In it, he denounces those who stress “religious sensitivity” to Muslims in response to the “Innocence of Muslims” video instead of full-blown support for free speech:
What exactly was in the film? Who made it? What were their motives? Was Muhammad really depicted? Was that a Qur’an burning, or some other book? Questions of this kind are obscene. Here is where the line must be drawn and defended without apology: We are free to burn the Qur’an or any other book, and to criticize Muhammad or any other human being. Let no one forget it.
It would be great if moderate Muslims could find a way to actively and effectively promote the notion that religious freedom matters, or openly support everyone’s right to say “Islam is wrong,” or accept that the proper response to criticism is not violence or anger but evidence showing they’re right, something the radicals never care to offer.
In countries where dissent is stifled or met with a bloody ending, you’re not going to hear those voices. I’m not surprised we rarely hear opposition from people in the Middle East. I don’t blame them.
But what about America? Few Muslim organizations comes to the defense of free speech in the event of their faith being criticized (I don’t know of any, actually, but surely there are a few out there). They’ll denounce the violence, sure, but they rarely affirm the right of others to criticize their faith. And how often do you hear Muslim leaders admit that their holy book promotes violence against “infidels”?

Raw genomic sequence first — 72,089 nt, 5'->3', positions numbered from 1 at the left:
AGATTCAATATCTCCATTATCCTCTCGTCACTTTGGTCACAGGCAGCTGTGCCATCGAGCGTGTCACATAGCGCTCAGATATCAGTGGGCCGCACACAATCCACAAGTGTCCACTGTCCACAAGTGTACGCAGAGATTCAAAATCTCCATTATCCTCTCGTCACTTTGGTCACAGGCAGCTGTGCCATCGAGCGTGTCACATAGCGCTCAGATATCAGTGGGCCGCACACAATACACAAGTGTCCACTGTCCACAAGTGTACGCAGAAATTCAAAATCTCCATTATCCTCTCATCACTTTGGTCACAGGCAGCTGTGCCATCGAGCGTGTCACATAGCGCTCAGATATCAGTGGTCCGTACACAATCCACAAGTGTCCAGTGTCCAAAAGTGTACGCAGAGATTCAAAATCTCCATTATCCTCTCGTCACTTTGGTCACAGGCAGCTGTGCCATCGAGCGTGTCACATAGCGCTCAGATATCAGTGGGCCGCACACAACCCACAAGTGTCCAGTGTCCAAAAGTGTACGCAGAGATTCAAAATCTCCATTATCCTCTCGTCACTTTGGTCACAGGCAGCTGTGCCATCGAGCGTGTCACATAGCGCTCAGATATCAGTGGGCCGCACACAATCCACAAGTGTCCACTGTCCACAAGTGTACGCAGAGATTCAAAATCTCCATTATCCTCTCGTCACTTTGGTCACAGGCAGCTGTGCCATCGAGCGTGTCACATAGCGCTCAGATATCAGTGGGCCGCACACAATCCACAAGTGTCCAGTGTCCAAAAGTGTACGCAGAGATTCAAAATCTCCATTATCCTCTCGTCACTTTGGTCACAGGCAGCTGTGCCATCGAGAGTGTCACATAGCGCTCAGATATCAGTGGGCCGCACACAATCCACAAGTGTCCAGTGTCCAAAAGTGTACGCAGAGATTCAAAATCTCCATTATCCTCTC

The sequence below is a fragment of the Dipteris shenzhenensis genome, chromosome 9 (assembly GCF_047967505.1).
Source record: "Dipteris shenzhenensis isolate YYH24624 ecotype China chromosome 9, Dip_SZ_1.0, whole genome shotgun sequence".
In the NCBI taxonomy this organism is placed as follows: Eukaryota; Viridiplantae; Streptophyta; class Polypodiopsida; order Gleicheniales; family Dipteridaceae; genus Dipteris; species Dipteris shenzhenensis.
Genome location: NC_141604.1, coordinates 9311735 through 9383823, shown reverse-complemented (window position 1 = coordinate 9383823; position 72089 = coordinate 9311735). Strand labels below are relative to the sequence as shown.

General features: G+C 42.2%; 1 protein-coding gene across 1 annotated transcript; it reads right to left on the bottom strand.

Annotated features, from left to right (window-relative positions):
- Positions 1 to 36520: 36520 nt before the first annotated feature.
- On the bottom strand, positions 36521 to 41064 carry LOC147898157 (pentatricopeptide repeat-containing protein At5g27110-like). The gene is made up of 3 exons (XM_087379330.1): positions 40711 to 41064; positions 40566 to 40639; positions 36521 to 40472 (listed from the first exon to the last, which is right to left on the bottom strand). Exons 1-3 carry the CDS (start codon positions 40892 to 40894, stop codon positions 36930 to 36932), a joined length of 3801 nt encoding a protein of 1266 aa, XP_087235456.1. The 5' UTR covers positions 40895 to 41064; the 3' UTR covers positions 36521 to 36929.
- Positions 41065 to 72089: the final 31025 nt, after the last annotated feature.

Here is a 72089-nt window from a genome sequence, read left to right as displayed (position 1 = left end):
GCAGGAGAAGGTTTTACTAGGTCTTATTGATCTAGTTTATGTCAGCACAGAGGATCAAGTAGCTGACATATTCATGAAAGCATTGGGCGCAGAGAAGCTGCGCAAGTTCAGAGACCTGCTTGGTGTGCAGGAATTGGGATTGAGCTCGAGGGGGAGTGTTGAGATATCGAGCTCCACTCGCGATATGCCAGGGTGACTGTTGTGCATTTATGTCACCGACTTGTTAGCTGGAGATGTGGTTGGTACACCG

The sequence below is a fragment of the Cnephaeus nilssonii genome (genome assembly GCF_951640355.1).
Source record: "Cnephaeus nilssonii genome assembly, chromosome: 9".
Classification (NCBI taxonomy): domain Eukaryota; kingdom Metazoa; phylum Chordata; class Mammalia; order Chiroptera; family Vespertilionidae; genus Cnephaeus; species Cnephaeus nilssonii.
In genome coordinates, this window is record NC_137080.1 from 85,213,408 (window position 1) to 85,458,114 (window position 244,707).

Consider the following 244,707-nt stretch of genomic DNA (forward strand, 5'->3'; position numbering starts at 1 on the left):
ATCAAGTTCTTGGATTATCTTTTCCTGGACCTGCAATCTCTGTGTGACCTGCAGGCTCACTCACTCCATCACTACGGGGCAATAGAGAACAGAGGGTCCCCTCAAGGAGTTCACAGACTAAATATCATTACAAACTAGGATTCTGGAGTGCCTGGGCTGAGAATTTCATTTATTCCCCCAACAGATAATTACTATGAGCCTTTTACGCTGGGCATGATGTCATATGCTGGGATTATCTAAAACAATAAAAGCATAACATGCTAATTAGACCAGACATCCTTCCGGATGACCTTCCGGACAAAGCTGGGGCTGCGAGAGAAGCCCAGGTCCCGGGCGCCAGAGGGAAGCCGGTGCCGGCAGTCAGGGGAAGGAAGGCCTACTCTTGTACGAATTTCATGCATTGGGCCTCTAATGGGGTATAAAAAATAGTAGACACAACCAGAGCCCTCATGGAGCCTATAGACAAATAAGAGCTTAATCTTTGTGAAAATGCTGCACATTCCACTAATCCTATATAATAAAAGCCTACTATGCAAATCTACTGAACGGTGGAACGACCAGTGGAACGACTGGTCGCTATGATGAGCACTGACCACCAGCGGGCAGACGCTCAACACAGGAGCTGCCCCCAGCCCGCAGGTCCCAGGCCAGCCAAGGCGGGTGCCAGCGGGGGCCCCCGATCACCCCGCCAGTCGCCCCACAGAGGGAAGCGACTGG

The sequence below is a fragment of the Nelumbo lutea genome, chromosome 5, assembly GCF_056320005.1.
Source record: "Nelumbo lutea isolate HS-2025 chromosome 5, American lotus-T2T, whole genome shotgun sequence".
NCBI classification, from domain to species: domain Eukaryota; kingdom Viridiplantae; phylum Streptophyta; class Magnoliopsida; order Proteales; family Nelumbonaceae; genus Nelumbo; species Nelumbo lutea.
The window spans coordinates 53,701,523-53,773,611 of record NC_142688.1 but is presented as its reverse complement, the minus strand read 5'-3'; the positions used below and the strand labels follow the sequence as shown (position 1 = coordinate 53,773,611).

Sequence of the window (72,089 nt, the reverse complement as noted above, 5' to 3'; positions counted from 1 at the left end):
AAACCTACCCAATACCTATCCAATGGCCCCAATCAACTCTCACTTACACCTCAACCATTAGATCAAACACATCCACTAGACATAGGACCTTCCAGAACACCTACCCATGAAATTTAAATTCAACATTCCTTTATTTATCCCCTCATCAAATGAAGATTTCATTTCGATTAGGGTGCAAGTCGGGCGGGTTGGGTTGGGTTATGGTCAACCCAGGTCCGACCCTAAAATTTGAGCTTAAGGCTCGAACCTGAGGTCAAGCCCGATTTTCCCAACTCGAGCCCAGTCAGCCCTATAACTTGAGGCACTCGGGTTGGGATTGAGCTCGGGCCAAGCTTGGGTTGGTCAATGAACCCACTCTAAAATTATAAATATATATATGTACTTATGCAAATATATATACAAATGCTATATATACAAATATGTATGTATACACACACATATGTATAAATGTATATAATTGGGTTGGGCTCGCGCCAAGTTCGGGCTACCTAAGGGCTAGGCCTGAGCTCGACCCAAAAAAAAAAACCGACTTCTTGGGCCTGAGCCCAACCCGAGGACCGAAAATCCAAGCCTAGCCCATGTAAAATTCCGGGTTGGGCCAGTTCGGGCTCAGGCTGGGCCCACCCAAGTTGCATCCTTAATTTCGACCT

Then, after a blistering attack on Mitt Romney‘s Mormonism, Harris contemplates how Islam isn’t a strong enough faith to withstand such criticism:
… The point, however, is that I can say all these things about Mormonism, and disparage Joseph Smith to my heart’s content, without fearing that I will be murdered for it. Secular liberals ignore this distinction at every opportunity and to everyone’s peril. Take a moment to reflect upon the existence of the musical The Book of Mormon. Now imagine the security precautions that would be required to stage a similar production about Islam. The project is unimaginable — not only in Beirut, Baghdad, or Jerusalem, but in New York City.
(Forget musical. You can’t even set the Koran to music.)
On a side note, I like how Harris uses sports as a metaphor for religion — just as all sports are not the same, all religions are not the same. Some of them are more violent, more verifiably untrue, and more dehumanizing. It’s time we started to recognize that.
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